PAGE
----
Department of Anatomy and Neurobiology and Institute of Neurobiology, University of Puerto Rico, Medical Sciences Campus, San Juan 00936, Puerto Rico.Department of Anatomy and Neurobiology and Institute of Neurobiology, University of Puerto Rico, Medical Sciences Campus, San Juan 00936, Puerto Rico. Electronic address: manuel.diaz6@upr.edu.

Pub Type(s)

Journal Article
Research Support, Non-U.S. Gov't
Research Support, U.S. Gov't, Non-P.H.S.
Review

Language

eng

PubMed ID

24530739

Citation

Rivera-Oliver, Marla, and Manuel Díaz-Ríos. "Using Caffeine and Other Adenosine Receptor Antagonists and Agonists as Therapeutic Tools Against Neurodegenerative Diseases: a Review." Life Sciences, vol. 101, no. 1-2, 2014, pp. 1-9.
Rivera-Oliver M, Díaz-Ríos M. Using caffeine and other adenosine receptor antagonists and agonists as therapeutic tools against neurodegenerative diseases: a review. Life Sci. 2014;101(1-2):1-9.
Rivera-Oliver, M., & Díaz-Ríos, M. (2014). Using caffeine and other adenosine receptor antagonists and agonists as therapeutic tools against neurodegenerative diseases: a review. Life Sciences, 101(1-2), 1-9. https://doi.org/10.1016/j.lfs.2014.01.083
Rivera-Oliver M, Díaz-Ríos M. Using Caffeine and Other Adenosine Receptor Antagonists and Agonists as Therapeutic Tools Against Neurodegenerative Diseases: a Review. Life Sci. 2014 Apr 17;101(1-2):1-9. PubMed PMID: 24530739.
* Article titles in AMA citation format should be in sentence-case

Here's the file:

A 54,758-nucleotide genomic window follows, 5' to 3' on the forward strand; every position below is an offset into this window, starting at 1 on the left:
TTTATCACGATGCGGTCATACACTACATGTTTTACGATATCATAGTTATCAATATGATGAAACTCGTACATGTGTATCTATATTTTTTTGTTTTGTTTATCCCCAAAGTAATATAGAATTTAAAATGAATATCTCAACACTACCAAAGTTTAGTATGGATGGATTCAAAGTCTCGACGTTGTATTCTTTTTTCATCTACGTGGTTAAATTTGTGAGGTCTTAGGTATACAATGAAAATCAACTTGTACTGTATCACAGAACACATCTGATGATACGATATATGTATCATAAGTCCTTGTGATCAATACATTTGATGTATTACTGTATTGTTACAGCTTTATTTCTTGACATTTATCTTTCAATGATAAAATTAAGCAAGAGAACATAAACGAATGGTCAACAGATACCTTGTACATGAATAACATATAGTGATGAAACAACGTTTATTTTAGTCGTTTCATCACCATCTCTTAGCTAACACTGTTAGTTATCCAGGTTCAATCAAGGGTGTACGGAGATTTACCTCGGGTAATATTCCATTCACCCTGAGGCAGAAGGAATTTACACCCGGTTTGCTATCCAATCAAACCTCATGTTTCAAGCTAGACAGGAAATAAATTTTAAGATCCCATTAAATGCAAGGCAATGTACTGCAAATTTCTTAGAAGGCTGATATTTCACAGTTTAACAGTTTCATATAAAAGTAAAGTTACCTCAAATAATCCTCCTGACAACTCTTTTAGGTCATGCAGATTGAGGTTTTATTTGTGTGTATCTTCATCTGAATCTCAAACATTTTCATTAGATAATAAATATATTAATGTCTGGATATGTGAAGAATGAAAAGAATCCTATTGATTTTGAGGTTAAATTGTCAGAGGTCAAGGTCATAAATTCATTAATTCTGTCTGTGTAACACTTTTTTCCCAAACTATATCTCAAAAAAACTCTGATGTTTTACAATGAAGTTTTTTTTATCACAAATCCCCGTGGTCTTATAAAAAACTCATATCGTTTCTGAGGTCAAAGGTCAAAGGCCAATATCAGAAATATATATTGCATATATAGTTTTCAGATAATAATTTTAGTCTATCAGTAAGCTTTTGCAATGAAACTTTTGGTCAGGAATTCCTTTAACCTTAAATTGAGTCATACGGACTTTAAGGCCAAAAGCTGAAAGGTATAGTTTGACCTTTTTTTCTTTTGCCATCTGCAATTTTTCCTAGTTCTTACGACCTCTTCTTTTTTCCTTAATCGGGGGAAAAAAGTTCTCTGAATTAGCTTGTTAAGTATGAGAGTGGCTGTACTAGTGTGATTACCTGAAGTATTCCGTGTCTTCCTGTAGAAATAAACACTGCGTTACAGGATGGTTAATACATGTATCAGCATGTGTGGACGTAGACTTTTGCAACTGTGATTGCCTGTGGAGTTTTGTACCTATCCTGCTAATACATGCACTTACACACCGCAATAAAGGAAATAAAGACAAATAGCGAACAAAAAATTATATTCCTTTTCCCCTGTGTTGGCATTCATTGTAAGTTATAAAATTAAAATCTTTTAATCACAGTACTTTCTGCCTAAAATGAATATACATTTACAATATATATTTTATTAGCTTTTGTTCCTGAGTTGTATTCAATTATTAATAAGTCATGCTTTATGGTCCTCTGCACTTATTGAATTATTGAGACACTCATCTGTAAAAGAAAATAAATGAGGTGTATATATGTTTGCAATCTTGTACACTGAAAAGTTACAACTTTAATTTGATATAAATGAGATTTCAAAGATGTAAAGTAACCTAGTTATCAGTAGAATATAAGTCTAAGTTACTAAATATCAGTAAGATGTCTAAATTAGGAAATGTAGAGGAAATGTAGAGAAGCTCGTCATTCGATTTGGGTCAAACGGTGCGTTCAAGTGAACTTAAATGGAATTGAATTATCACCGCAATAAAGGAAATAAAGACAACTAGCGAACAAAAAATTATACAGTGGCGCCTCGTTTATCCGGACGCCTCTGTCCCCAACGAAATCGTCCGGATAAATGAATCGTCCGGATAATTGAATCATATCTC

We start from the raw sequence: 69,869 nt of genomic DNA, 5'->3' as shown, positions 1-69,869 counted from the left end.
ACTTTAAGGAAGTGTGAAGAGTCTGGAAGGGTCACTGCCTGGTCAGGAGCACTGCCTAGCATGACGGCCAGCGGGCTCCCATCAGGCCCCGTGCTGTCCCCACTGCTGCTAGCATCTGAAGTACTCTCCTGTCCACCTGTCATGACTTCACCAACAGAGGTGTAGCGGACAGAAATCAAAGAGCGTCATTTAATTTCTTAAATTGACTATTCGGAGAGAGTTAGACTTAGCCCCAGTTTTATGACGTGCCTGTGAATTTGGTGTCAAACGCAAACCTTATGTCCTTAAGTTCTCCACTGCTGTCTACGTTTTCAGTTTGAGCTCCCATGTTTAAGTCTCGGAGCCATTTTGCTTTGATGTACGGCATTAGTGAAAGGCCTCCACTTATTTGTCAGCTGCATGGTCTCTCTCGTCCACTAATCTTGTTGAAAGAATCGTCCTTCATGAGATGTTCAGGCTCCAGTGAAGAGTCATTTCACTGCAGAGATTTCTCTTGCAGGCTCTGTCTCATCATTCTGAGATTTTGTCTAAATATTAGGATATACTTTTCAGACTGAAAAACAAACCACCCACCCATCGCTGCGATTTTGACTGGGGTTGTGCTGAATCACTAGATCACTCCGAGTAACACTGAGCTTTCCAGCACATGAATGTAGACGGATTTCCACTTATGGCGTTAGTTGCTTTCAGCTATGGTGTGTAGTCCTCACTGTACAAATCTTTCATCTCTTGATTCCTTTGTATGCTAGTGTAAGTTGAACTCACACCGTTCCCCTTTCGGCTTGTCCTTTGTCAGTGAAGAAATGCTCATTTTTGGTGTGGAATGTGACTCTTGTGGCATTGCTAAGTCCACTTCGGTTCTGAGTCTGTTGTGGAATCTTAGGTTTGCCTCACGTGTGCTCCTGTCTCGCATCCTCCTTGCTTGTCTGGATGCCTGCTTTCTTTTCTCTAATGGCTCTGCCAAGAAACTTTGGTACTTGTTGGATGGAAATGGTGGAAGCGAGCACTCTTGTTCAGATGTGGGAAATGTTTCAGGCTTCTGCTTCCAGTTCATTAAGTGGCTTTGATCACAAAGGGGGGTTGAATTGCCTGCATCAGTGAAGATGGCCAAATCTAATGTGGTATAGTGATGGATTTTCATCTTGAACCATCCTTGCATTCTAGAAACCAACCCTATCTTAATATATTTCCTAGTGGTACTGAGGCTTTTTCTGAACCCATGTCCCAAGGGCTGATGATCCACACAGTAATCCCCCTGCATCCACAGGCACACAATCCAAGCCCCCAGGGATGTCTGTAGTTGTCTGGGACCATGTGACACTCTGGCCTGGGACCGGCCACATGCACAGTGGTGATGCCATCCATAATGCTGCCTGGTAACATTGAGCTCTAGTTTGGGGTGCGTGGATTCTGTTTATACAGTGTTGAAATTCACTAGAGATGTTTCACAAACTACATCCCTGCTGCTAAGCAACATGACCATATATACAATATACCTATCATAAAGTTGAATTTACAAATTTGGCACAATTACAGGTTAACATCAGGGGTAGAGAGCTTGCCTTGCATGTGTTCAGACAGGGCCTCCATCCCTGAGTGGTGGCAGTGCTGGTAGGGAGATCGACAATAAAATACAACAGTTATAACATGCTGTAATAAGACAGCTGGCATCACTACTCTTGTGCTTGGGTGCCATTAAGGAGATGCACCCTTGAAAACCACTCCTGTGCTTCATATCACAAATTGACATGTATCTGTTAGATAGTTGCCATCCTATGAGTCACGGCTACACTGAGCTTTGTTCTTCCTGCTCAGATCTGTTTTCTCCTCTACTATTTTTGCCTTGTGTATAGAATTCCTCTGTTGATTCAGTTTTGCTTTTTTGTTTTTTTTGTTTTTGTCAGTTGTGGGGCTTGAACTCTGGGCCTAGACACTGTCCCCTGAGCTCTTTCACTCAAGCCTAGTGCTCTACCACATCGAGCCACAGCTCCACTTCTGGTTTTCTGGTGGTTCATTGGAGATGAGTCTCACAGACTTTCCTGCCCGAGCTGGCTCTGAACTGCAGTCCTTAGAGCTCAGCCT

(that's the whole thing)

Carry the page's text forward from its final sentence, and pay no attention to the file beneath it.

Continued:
TY - JOUR T1 - Using caffeine and other adenosine receptor antagonists and agonists as therapeutic tools against neurodegenerative diseases: a review. AU - Rivera-Oliver,Marla, AU - Díaz-Ríos,Manuel, Y1 - 2014/02/13/ PY - 2013/11/02/received PY - 2014/01/22/revised PY - 2014/01/29/accepted PY - 2014/2/18/entrez PY - 2014/2/18/pubmed PY - 2014/6/3/medline KW - Adenosine receptors KW - Alzheimer's disease KW - Caffeine KW - Parkinson's disease KW - Spinal cord injury KW - Stroke SP - 1 EP - 9 JF - Life sciences JO - Life Sci VL - 101 IS - 1-2 N2 - Caffeine is the most consumed pychostimulant in the world, and it is known to affect basic and fundamental human processes such as sleep, arousal, cognition and learning and memory. It works as a nonselective blocker of adenosine receptors (A1, A2a, A2b and A3) and has been related to the regulation of heart rate, the contraction/relaxation of cardiac and smooth muscles, and the neural signaling in the central nervous system (CNS). Since the late 1990s, studies using adenosine receptor antagonists, such as Caffeine, to block the A1 and A2a adenosine receptor subtypes have shown to reduce the physical, cellular and molecular damages caused by a spinal cord injury (SCI) or a stroke (cerebral infarction) and by other neurodegenerative diseases such as Parkinson's and Alzheimer's diseases. Interestingly, other studies using adenosine receptor agonists have also shown to provide a neuroprotective effect on various models of neurodegenerative diseases through the reduction of excitatory neurotransmitter release, apoptosis and inflammatory responses, among others. The seemingly paradoxical use of both adenosine receptor agonists and antagonists as neuroprotective agents has been attributed to differences in dosage levels, drug delivery method, extracellular concentration of excitatory neurotransmitters and stage of disease progression. We discuss and compare recent findings using both antagonists and agonists of adenosine receptors in animal models and patients that have suffered spinal cord injuries, brain strokes, and Parkinson's and Alzheimer's diseases. Additionally, we propose alternative interpretations on the seemingly paradoxical use of these drugs as potential pharmacological tools to treat these various types of neurodegenerative diseases. SN - 1879-0631 UR - https://www.unboundmedicine.com/medline/citation/24530739/Using_caffeine_and_other_adenosine_receptor_antagonists_and_agonists_as_therapeutic_tools_against_neurodegenerative_diseases:_a_review_ DB - PRIME DP - Unbound Medicine ER -